Understanding American FactFinder
What is American FactFinder?
American FactFinder is the Census Bureau's primary vehicle for the dissemination of Census 2000 data and maps on the Internet. American Factfinder includes the 1990 and 2000 Census of Population and Housing, the Economic Census, and the American Community Survey.
What can American FactFinder do?
Use American FactFinder to view, print, and download statistics about population, housing, industry, and business. American FactFinder makes it possible to get demographic data about geographic areas as small as neighborhoods or even block level. Using FactFinder, you can also find U.S. Census Bureau products and create reference and thematic maps.
Can I analyze Census data using American FactFinder?
You may conduct limited data analyses or request pre-existing tables online. You may also obtain an extract of the census data in a tabular format and use your own software, such as SPSS or Excel, to analyze the data.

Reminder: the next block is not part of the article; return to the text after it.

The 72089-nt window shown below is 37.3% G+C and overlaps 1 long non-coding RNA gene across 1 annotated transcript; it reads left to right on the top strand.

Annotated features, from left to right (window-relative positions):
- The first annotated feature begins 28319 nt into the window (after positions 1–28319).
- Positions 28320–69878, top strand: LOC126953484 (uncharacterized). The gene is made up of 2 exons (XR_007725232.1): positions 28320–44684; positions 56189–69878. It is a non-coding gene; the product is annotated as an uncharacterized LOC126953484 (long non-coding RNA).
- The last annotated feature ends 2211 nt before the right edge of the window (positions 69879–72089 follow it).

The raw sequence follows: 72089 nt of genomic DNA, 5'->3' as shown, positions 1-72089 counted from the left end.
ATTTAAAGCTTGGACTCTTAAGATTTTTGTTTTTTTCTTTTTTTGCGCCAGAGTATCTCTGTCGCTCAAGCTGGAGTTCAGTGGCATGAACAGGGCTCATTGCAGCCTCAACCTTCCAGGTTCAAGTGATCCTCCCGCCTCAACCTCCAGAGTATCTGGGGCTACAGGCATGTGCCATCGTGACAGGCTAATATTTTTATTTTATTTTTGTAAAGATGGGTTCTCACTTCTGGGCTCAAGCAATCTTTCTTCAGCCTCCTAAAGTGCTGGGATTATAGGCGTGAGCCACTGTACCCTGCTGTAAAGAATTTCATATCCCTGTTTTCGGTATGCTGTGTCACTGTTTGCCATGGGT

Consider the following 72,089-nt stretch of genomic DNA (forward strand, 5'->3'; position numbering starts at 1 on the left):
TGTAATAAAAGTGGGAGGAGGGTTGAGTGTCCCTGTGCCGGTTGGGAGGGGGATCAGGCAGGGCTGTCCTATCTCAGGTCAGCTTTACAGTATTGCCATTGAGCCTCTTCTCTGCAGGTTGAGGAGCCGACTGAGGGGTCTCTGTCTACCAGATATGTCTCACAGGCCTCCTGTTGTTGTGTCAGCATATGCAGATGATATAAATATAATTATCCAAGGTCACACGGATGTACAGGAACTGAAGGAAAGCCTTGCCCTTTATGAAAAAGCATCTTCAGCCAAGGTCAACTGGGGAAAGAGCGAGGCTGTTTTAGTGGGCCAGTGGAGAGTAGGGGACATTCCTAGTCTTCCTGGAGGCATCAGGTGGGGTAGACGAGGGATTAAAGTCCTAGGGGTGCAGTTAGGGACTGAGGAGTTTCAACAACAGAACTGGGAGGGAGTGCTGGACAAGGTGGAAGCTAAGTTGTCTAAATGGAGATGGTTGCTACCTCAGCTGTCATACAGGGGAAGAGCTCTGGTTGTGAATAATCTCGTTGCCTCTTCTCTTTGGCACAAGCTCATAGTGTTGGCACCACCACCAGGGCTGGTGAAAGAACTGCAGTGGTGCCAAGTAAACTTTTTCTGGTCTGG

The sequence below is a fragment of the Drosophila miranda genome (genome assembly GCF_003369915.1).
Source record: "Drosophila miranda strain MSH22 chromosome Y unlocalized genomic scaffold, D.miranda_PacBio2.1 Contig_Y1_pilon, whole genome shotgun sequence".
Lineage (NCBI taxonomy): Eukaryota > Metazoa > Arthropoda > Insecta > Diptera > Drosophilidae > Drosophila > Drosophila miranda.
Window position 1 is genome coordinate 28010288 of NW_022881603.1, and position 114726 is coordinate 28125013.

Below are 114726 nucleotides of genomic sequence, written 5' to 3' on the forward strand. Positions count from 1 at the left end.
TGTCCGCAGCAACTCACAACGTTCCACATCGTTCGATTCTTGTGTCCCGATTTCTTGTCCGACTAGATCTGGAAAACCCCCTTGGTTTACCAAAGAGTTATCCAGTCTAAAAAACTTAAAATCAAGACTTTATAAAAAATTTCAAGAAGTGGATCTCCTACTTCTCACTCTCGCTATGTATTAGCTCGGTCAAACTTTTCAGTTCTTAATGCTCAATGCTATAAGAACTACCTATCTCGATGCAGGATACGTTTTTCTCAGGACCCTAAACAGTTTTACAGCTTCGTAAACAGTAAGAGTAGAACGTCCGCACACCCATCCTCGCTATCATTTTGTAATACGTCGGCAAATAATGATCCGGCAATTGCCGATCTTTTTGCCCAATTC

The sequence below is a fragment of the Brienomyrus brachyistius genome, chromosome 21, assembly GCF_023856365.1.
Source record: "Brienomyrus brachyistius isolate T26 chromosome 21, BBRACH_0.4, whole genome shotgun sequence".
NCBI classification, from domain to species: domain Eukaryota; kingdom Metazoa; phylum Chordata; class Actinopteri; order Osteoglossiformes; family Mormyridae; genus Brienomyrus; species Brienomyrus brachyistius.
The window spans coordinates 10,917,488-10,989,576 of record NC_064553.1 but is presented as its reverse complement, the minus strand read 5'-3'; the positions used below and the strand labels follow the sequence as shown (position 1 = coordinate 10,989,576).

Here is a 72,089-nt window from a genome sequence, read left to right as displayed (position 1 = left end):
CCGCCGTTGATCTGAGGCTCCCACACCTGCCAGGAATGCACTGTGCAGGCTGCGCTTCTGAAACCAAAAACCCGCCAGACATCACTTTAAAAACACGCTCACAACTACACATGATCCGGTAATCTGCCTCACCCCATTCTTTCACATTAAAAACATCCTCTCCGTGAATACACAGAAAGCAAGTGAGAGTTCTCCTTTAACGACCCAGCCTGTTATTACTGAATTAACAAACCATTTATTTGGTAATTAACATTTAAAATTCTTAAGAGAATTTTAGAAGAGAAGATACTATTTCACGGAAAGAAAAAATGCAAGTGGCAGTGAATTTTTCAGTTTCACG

How is Census data organized geographically?
Census geography is divided broadly into two different types: legal and administrative entities, and statistical entities:
Legal/Administrative Entities Include: Congressional Districts, County, Incorporated Place, Minor Civil Division (MCD), State, Nation (totals for the United States), and Voting District (VTD).
Statistical Entities Include: Block Group (BG), Census Block, Census County Divisions (CCD), Census Designated Place (CDP), Census Regions and Divisions, Census Tracts, Metropolitan Area (MA), Public Use Microdata Area (PUMA), Rural, Urban, Urbanized Area, Urban Cluster, and Zip code Tabulation Area (ZCTA).
Go straight to American Factfinder (for more experienced data hounds).
The above link takes you to an Adobe PDF (requires Acrobat Reader) version of the Census Bureau's full description of what the U.S. Census is for, how it is conducted, and what information it contains.